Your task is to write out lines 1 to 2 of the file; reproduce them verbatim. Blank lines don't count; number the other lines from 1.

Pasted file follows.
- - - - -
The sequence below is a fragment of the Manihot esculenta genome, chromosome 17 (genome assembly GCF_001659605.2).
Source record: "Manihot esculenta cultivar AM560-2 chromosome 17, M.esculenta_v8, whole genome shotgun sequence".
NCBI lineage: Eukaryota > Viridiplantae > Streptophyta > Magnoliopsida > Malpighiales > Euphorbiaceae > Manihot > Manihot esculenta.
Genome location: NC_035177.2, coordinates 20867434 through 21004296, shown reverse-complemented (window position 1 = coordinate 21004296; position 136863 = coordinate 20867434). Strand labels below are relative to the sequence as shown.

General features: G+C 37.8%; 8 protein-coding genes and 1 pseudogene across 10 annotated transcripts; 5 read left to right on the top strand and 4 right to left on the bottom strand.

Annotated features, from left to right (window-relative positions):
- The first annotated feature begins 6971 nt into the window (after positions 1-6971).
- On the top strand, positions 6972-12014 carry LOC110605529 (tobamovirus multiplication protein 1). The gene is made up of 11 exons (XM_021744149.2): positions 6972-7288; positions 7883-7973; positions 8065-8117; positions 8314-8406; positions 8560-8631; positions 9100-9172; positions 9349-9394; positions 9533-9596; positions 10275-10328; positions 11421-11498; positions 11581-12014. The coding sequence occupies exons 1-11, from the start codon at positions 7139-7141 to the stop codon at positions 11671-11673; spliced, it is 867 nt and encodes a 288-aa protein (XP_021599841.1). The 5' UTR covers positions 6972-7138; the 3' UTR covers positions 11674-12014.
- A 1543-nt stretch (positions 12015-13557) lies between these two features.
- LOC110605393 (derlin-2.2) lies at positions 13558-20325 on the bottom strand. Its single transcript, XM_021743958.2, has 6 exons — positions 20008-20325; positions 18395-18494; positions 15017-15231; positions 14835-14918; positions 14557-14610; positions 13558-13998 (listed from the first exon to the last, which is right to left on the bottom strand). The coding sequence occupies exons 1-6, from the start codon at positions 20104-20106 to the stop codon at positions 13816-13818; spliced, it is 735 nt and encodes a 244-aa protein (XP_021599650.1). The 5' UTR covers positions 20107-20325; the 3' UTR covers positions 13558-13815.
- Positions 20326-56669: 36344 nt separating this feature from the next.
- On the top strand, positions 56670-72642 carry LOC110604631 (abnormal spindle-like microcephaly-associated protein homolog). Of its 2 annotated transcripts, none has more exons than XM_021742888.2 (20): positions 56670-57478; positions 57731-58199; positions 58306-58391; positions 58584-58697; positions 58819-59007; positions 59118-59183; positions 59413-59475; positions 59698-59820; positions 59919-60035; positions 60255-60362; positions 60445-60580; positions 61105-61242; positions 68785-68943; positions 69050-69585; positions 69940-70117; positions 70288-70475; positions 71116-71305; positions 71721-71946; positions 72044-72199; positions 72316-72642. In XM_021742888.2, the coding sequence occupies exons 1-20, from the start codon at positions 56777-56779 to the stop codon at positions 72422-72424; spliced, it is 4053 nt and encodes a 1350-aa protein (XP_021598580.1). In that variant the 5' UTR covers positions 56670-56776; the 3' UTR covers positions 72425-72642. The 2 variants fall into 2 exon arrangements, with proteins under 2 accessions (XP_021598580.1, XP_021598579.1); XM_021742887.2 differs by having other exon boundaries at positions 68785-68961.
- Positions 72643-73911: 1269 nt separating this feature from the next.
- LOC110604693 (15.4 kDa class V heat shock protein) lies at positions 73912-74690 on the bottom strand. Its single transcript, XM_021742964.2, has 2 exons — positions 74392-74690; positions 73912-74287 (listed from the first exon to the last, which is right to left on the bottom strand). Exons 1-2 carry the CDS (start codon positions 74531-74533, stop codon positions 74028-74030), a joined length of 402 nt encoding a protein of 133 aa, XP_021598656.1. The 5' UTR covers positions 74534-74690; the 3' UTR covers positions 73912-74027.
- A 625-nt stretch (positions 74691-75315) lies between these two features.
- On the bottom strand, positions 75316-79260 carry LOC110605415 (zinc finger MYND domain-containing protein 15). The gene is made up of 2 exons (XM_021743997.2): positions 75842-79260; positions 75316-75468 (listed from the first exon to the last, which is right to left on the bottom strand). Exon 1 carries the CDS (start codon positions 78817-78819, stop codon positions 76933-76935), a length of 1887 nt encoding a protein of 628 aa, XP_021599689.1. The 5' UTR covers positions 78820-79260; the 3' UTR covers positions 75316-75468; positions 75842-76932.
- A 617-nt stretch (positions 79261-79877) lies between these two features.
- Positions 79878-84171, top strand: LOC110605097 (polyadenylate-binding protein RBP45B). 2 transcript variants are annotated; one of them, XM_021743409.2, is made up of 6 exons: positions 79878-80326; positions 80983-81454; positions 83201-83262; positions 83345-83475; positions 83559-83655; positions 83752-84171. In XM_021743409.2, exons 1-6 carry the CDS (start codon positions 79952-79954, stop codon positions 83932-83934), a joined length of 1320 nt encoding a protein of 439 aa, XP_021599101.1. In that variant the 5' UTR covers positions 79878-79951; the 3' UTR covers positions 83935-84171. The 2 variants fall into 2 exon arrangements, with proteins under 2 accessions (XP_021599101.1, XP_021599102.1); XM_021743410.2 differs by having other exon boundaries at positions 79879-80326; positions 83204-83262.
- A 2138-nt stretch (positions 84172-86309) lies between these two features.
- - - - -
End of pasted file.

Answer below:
The sequence below is a fragment of the Manihot esculenta genome, chromosome 17 (genome assembly GCF_001659605.2).
Source record: "Manihot esculenta cultivar AM560-2 chromosome 17, M.esculenta_v8, whole genome shotgun sequence".